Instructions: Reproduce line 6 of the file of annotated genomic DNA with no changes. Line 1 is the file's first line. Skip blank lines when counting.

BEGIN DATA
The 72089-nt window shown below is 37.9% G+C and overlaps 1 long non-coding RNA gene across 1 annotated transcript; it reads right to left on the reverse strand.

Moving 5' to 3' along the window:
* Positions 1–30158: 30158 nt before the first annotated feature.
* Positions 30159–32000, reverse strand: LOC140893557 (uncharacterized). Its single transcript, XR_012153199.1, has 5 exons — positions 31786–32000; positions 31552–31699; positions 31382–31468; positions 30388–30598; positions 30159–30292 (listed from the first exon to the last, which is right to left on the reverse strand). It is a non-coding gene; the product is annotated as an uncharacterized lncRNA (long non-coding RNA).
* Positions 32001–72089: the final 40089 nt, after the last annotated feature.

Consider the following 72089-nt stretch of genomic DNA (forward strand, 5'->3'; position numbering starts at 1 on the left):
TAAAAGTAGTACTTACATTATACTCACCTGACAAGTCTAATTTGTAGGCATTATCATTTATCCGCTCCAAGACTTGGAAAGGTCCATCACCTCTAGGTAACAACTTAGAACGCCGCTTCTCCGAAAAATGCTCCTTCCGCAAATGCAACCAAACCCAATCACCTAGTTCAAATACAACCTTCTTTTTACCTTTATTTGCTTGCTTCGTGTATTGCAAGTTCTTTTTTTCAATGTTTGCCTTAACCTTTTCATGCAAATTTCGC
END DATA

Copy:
Consider the following 72089-nt stretch of genomic DNA (forward strand, 5'->3'; position numbering starts at 1 on the left):